The power of Ubuntu – showing dynamic messages in your desktop background!

I worked on this cool hack to dynamically show Twitter messages embedded into the desktop background. The basic idea is to have some dynamic text (which could be fetched from the web) embedded in an SVG image, which is set as the desktop background. The SVG image contains the actual wallpaper that we intend to use.

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Here are the steps:

  1. We first start by creating an SVG template file called wall-tmpl.svg with the following contents and saving it in the Wallpapers directory (let’s say it is ~/Theme/Wallpapers):
    <?xml version="1.0" encoding="UTF-8"?>
    <!DOCTYPE svg PUBLIC "-//W3C//DTD SVG 1.0//EN" "" [
    <!ENTITY ns_imrep "">
    <!ENTITY ns_svg "">
    <!ENTITY ns_xlink "">
    <svg xmlns="" xmlns:xlink="" width="1280" height="1024" viewBox="0 0 1280 1024" overflow="visible" enable-backgroun
    d="new 0 0 132.72 127.219" xml:space="preserve">
    <image xlink:href="~/Theme/Wallpapers/-your-favorite-wall-paper-" x="0" y="0" width="1280" height="1024"/>
    <text x="100" y="200" fill="white" font-family="Nimbus Mono L" font-size="14" kerning="2">%text</text>
  2. Next we create a script to fetch the most recent Twitter message and then embedding it in the image. The script is called change-wallpaper and is placed in the bin directory. It has the following:
    text=`python -c "import urllib;print eval(urllib.urlopen('').read().replace('false', 'False').replace('true', 'True
    ').replace('null', 'None'))['results'][0]['text'].replace('\!','').replace('/','\/')"`
    cat ~/Theme/Wallpapers/wall-tmpl.svg | sed "s/%text/$text/g" > ~/Theme/Wallpapers/wall.svg
  3. We then add the following entry to crontab to fetch Twitter messages every minute:
    # m h dom mon dow command
    * * * * * ~/bin/change-wallpaper
  4. Run the script once, it will create a file called wall.svg in your Wallpapers directory. Set this as your desktop background and watch the background change every minute!

You could get very creative with this. You could have your calendar reminders embedded directly into your desktop background or you could have dynamically fetched background images with your own random fortune quote. The possibilities are enormous!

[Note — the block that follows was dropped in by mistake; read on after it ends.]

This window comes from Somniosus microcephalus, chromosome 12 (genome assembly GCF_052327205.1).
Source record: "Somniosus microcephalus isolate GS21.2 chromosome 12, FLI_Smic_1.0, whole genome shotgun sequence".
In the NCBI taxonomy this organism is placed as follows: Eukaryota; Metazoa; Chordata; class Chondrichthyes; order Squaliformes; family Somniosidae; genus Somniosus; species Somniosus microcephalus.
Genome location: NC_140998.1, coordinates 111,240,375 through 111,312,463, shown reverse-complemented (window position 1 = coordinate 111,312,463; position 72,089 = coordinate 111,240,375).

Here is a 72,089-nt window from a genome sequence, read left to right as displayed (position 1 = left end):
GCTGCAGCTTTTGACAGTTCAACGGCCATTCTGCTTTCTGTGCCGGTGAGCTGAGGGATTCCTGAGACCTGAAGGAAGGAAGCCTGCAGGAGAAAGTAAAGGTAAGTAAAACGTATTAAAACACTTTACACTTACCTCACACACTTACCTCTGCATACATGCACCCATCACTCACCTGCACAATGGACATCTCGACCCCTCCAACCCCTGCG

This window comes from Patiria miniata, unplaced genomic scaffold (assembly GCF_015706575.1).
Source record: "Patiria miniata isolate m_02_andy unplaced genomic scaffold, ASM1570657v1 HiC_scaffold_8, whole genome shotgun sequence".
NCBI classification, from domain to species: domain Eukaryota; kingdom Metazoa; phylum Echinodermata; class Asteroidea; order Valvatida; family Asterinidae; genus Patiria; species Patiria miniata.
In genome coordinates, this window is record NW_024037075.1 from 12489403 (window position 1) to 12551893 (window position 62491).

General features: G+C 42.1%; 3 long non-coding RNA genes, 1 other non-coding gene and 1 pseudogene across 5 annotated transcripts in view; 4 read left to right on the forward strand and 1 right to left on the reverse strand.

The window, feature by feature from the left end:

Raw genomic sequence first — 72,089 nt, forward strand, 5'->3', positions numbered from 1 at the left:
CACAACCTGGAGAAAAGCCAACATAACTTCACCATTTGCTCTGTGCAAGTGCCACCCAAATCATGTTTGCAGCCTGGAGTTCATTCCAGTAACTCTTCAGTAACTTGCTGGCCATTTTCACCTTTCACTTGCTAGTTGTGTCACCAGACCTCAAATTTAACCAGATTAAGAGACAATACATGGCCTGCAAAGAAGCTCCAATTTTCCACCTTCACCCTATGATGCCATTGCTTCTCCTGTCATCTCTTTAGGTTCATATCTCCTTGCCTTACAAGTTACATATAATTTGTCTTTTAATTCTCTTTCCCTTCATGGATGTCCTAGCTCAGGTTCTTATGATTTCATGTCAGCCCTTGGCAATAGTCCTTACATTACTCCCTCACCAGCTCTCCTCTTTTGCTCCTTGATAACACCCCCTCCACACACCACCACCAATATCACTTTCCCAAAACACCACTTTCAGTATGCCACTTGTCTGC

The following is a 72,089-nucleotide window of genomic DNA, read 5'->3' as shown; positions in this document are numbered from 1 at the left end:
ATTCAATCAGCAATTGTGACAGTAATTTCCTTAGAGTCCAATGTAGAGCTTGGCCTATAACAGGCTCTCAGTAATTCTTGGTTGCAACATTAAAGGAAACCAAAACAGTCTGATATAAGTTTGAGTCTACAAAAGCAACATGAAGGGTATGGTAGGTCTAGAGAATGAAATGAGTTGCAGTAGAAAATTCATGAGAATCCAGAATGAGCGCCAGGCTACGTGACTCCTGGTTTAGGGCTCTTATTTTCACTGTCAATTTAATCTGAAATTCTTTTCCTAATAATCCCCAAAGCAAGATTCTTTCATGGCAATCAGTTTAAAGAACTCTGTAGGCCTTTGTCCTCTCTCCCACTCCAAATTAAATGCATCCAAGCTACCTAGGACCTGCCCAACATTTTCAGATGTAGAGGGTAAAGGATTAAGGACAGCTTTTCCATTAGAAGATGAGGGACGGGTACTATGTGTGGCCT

My weekend hack – Twitter Trending Topics

I got this idea of building an application which pulls all the pages mentioned in the trending topics on Twitter. Why would that be useful? Well, it’s the simplest replacement for Google News, but more real time and no tweet noise.

Here are the steps I followed to build this application:

  1. The first step was to use IPython and use the Twitter Search API to get the latest tweets.
  2. I then wrote the code to parse these tweets looking for URL’s in them.
  3. The next step was to get the content from these URL’s, and get the title of the pages.
  4. Next, I had to persist it in the store.
  5. Slap a front-end and allow navigation. At this point, the obvious choice for me was Google AppEngine, since it is the cheapest hosting alternative available. I had to make some changes to the application to accommodate it to Google AppEngine’s requirements, but they were mostly trivial.
  6. Build the styles, the icons, the pretty URL’s and you are done!

The initial setup of the application was done in less than 2 hours time!

You can access the application here: Twitter Trending Topics.

There are a few known bugs, but the overall results are impressive.

Hackday @ IBM

The power of blogging was apparent. IBM had its first unofficial HackDay.

What was impressive was that the contest and the details spread through blogging and then got publicity because it was recognized by some of the biggies.

I participated. I came up with a simple and useful hack, which has been listed under the 'Best improvement' category. More details about the event can be found here.

There were calls, where participants discussed their hacks.

Thanks to all the organizers.

Awaiting the next one! 🙂

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